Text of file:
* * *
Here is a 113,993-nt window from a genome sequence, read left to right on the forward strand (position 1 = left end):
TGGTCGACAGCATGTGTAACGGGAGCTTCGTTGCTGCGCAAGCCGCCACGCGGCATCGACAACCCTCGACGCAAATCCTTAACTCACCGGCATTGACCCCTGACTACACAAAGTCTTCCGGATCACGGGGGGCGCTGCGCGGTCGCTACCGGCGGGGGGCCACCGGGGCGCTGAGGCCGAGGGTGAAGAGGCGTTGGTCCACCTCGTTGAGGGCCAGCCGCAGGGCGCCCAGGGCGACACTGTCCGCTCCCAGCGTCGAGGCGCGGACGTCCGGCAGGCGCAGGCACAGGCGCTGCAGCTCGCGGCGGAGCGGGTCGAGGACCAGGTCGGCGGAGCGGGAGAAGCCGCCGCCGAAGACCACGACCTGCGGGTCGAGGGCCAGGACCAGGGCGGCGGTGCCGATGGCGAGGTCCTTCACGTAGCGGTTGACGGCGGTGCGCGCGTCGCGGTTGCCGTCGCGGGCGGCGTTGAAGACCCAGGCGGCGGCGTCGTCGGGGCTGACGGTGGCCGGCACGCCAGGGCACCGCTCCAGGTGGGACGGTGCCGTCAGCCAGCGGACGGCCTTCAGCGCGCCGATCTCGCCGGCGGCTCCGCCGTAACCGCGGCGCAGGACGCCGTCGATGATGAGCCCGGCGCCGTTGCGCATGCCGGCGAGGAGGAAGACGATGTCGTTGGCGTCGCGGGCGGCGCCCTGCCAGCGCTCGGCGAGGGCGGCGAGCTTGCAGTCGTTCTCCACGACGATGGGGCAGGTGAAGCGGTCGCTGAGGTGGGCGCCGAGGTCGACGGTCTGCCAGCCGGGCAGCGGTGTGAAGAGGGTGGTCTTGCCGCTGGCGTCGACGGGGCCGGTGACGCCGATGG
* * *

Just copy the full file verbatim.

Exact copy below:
Here is a 113,993-nt window from a genome sequence, read left to right on the forward strand (position 1 = left end):
TGGTCGACAGCATGTGTAACGGGAGCTTCGTTGCTGCGCAAGCCGCCACGCGGCATCGACAACCCTCGACGCAAATCCTTAACTCACCGGCATTGACCCCTGACTACACAAAGTCTTCCGGATCACGGGGGGCGCTGCGCGGTCGCTACCGGCGGGGGGCCACCGGGGCGCTGAGGCCGAGGGTGAAGAGGCGTTGGTCCACCTCGTTGAGGGCCAGCCGCAGGGCGCCCAGGGCGACACTGTCCGCTCCCAGCGTCGAGGCGCGGACGTCCGGCAGGCGCAGGCACAGGCGCTGCAGCTCGCGGCGGAGCGGGTCGAGGACCAGGTCGGCGGAGCGGGAGAAGCCGCCGCCGAAGACCACGACCTGCGGGTCGAGGGCCAGGACCAGGGCGGCGGTGCCGATGGCGAGGTCCTTCACGTAGCGGTTGACGGCGGTGCGCGCGTCGCGGTTGCCGTCGCGGGCGGCGTTGAAGACCCAGGCGGCGGCGTCGTCGGGGCTGACGGTGGCCGGCACGCCAGGGCACCGCTCCAGGTGGGACGGTGCCGTCAGCCAGCGGACGGCCTTCAGCGCGCCGATCTCGCCGGCGGCTCCGCCGTAACCGCGGCGCAGGACGCCGTCGATGATGAGCCCGGCGCCGTTGCGCATGCCGGCGAGGAGGAAGACGATGTCGTTGGCGTCGCGGGCGGCGCCCTGCCAGCGCTCGGCGAGGGCGGCGAGCTTGCAGTCGTTCTCCACGACGATGGGGCAGGTGAAGCGGTCGCTGAGGTGGGCGCCGAGGTCGACGGTCTGCCAGCCGGGCAGCGGTGTGAAGAGGGTGGTCTTGCCGCTGGCGTCGACGGGGCCGGTGACGCCGATGG